RORC's retailers range in size from small 'mom and pop' stores with just one or two checkout lanes, to stores with over 30 lanes. The requirements of the small retailers differ enormously from the larger stores. In addition, the three wholesale cooperatives each have their own standards and procedures. RORC's software solution therefore needed to be very flexible.
The three business analysts took the existing system and dissected it completely. They then categorized features as 'what retailers liked about the current product', 'what they hated' and 'things that need to be fixed or added'. With that input, a new system was designed from the ground up.
After 30 months, which included requirement analysis, system design, development and testing, the bulk of the solution was ready for a pilot implementation at the first retailer. (At that point, parts of the back office module were still in VB, integrating with the new solution.). "There were some small issues, but nothing serious considering the scale of the project. When the second site went live, the supporting warehouse received only a few support calls, none of which related to a technical problem," continues Jurich.
Both the backend and POS system are developed with LANSA and use SQL Anywhere as the database. The POS clients can run independently in case they get disconnected from the back office server and will synchronize their data when reconnected.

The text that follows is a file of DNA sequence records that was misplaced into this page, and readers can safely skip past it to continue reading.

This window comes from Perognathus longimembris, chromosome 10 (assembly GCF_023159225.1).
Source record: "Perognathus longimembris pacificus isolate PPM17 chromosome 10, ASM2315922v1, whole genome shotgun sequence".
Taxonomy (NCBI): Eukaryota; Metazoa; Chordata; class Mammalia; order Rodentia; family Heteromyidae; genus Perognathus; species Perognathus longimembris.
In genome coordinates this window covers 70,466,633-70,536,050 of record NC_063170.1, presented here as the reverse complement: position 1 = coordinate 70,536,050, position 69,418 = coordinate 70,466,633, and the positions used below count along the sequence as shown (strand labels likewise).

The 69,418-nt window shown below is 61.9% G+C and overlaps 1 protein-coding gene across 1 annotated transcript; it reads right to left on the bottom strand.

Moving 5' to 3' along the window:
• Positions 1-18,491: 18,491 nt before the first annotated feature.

For those not familiar with grocery retail automation, there is a lot of complexity involved! The back office system provides price management, inventory management & replenishment, and sales statistics. It keeps a balance of cash 'on the floor' (at the cashiers), in physical safes and for back office operations such as accounting for cash management by shift. Productivity reporting is elaborate and includes detailed statistics on how many items each cashier processes per minute, how much time is spent on giving change, and so on.
The POS system is able to handle a variety of electronic devices, integrate with frequent shopper programs, and integrate with third party applications for security or couponing. The pricing engine is able to quickly determine what price to charge (regular price, sale price, or loyalty price) and what discounts are valid for the customer (e.g. Senior Discounts, Special Offers, Buy One-Get One). When interfaced to a loyalty or e-coupon application, the application must send information to the third party and receive instructions ranging from receipt messages to special prices or discounts. All that has to occur very fast. “When you scan an item, you have less than a second to display the correct price," explains Jurich.